Was I any safer, while wearing the Brake Free? Hard to say, but again, in an all-day downpour, I was certainly happy to have an extra light on the back of my bike—I felt safer. And because the Brake Free is attached to your helmet, it’s mounted high, where drivers can see it, and it’s moving around constantly. Riders even can set the Brake Free to one of three different modes, if they want to change up their visibility. In Mode 1, all LEDs are on at all times, brightening when you decelerate, just like a standard taillight. In Mode 2, left and right LED panels pulsate for added attention. In Mode 3, the center, top and bottom LED panels are on as running lights—Brake Free calls this Stealth Mode, and if you’re leading a pack of riders, you or they may prefer this option.

The unit is actually much less bulky than it looks. Photo: Zac Kurylyk

Again all modes see all LEDs activated to full brightness when you decelerate in your direction of travel. To switch modes, you simply press the power button when the Brake Free is turned on. Easy!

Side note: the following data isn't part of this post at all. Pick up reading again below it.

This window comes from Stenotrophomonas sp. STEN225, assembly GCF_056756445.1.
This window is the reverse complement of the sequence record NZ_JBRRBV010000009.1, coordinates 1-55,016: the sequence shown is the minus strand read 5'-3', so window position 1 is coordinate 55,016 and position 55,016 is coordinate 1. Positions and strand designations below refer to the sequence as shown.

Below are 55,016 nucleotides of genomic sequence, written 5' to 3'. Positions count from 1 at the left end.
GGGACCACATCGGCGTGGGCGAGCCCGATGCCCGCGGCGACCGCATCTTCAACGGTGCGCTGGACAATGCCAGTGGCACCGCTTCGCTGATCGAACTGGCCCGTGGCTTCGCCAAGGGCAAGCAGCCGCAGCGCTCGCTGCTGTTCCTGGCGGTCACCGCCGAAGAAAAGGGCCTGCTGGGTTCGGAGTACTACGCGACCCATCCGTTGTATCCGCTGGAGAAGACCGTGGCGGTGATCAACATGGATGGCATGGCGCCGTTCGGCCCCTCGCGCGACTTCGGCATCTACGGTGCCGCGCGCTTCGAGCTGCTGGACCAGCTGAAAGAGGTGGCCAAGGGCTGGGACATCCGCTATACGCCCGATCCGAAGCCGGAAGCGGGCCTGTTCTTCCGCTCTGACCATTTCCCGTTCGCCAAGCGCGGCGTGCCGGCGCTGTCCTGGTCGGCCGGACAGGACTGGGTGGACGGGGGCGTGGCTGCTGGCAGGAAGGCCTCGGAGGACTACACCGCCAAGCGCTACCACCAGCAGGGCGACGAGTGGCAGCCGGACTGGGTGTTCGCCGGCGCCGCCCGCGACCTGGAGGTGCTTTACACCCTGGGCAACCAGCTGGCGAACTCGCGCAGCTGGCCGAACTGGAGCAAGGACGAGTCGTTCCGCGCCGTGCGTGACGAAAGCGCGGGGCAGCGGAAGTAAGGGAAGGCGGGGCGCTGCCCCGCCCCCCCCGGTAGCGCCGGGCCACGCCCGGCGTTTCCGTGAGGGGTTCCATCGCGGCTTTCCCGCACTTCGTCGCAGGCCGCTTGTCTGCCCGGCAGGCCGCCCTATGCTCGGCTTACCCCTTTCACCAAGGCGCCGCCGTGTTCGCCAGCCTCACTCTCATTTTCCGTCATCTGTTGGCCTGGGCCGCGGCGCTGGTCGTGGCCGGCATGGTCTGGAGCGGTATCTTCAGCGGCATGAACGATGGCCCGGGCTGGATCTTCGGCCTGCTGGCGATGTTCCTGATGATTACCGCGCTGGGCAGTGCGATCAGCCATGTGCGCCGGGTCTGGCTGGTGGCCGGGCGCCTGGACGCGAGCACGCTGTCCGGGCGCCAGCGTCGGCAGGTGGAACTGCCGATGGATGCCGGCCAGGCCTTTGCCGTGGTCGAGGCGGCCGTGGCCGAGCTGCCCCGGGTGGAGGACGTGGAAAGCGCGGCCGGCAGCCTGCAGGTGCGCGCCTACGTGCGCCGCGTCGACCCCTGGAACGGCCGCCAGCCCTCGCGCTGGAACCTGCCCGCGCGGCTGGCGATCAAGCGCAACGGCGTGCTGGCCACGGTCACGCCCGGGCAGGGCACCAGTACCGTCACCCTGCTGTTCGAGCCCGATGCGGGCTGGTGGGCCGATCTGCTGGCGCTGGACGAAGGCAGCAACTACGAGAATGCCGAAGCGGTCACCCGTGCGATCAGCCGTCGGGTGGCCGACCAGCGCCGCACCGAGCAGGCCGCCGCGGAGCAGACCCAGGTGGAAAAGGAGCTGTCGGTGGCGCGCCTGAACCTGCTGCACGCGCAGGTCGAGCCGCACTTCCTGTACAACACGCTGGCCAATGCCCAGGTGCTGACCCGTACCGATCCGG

Note that the Brake Free’s accelerometer is completely independent of your motorcycle’s electrical system. There is no app, no wiring to connect it to the bike—it is a self-contained unit. That means when you stop at a gas station, your Brake Free will still be blinking as you turn your bike off and walk in to pay. Because of these and similar off-the-bike scenarios, you’ll have to get used to turning the light off when you remove your helmet, or people will start looking at you funny (maybe they already do that anyway).